Planting Fry is Wrong
In the first place, the hatcheries of Ontario produce almost exclusively the fry of commercial fish -whitefish, herring and pickerel. These fry are taken out in cans almost as soon as they hatch – poor, frail, infinitely small wrigglers of a quarter of an inch or so – and are dumped into the lakes. Whether they live or not nobody can possibly tell.
In the first place, these twelve-gallon cans of water are supposed to hold 50,000 fry, at least. Now, before this can of fry can be dumped into the open lake the water temperature in the lake and in the can must be equalized. If you dump the can as it comes from the hatchery right into the cold lake the fry will be instantly killed by the shock. The job of equalizing the temperature of the water in that can of 50,000 fry is a very delicate one. It requires care and cleverness.
Care and cleverness, of course, may be applied.
Why does the government plant this tiny fry? Why not hold the fry until it is older and better able to shift for itself when dumped loose in the middle of the lake?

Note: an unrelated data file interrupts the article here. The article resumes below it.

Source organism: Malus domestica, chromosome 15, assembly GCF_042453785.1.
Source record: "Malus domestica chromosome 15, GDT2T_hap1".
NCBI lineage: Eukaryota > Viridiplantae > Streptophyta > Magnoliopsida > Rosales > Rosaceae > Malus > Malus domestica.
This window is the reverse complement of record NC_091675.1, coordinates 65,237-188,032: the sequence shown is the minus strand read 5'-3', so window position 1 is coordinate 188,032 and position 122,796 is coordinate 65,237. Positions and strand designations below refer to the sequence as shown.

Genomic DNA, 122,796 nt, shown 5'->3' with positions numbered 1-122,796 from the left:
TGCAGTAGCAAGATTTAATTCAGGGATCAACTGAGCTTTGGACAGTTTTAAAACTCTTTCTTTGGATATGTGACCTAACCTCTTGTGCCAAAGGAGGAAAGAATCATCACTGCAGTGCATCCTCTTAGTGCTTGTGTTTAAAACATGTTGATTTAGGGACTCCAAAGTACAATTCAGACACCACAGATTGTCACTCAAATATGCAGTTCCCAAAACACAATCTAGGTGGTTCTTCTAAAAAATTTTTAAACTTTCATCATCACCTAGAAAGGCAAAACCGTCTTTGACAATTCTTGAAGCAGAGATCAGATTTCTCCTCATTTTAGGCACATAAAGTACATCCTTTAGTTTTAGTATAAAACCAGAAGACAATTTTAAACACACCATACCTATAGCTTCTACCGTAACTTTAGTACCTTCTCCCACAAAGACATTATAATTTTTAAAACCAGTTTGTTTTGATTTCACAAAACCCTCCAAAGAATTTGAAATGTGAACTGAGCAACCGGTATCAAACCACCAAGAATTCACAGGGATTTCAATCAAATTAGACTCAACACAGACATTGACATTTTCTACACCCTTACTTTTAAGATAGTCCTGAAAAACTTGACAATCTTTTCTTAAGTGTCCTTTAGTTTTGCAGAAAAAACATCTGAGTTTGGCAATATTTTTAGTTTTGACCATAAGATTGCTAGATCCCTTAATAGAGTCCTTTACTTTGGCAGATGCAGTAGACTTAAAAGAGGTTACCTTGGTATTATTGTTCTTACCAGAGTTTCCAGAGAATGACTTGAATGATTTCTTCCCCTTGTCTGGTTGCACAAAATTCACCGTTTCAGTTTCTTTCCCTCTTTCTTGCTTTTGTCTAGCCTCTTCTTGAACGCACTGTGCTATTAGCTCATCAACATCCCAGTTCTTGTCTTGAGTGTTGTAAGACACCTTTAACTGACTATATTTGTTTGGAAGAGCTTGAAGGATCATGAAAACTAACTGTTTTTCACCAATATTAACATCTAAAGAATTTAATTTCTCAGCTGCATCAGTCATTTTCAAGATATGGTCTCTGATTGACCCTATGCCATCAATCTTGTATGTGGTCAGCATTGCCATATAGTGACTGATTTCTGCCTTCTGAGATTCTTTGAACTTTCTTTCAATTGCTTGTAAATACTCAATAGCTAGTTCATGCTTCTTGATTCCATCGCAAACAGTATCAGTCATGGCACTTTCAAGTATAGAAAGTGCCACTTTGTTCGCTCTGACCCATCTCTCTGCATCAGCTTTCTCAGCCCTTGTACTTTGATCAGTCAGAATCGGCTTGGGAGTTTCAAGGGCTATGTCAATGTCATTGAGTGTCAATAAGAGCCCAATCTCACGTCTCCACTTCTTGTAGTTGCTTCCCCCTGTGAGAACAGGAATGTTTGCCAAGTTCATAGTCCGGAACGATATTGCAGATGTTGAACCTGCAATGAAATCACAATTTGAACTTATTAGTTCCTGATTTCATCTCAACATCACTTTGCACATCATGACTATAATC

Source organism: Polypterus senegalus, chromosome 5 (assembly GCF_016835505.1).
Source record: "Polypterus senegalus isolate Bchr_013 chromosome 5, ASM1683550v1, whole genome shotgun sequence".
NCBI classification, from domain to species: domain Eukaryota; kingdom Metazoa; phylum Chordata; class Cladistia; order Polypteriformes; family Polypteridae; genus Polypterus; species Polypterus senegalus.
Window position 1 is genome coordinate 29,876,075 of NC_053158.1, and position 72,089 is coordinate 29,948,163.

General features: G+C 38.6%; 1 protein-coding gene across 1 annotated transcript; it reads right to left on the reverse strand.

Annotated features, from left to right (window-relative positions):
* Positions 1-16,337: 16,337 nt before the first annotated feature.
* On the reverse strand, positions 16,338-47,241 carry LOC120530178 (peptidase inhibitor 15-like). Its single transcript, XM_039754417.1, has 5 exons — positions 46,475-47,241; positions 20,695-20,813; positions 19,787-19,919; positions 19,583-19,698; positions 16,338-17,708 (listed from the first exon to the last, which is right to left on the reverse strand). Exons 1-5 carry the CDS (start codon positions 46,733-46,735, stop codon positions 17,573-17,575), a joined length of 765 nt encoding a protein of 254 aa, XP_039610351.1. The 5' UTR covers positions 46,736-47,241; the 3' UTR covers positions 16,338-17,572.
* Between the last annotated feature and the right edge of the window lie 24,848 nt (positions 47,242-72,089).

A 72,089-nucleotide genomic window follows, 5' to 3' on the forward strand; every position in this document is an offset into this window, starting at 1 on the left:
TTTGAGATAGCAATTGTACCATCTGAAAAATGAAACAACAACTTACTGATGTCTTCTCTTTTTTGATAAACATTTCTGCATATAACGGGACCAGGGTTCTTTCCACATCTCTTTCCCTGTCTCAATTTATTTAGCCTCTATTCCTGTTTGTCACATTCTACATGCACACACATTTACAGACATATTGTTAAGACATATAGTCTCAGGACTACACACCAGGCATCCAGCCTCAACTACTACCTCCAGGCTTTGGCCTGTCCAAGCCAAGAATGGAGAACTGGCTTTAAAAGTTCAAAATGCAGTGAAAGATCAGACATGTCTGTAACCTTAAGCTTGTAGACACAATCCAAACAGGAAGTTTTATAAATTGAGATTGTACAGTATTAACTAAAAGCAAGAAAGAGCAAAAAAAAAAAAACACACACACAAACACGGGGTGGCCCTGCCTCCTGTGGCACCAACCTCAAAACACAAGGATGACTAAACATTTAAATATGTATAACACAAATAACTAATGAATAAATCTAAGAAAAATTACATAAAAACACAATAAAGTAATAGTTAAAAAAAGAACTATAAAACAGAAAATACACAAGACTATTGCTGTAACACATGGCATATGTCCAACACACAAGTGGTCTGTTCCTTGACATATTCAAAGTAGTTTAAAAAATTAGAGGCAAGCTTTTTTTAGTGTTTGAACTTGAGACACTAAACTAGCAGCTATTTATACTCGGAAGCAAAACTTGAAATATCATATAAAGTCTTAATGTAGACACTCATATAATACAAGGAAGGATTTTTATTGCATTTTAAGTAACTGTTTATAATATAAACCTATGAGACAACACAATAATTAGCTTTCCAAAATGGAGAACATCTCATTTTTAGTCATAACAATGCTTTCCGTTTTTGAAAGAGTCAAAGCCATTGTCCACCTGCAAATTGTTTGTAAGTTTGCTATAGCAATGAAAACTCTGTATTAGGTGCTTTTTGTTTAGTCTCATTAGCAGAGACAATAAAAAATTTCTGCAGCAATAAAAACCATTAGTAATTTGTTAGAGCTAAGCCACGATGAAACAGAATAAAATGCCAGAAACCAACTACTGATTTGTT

Because they cannot hold them. They would die if held at the hatcheries beyond a certain time.
Now! Game fish.
For years Ontario has raised a fine showing of speckled trout on its annual reports.
Page after page of the blue book shows speckled trout distributed – ten thousand here, twenty thousand there. At the rate in which trout have been distributed over old and new Ontario in the past ten years the streams should fairly be bursting with fish.
But they are not. The trout that were shipped out, all these years, were fry, mostly. They were shipped in twelve-gallon cans, to those who applied – with political assistance – for trout fry.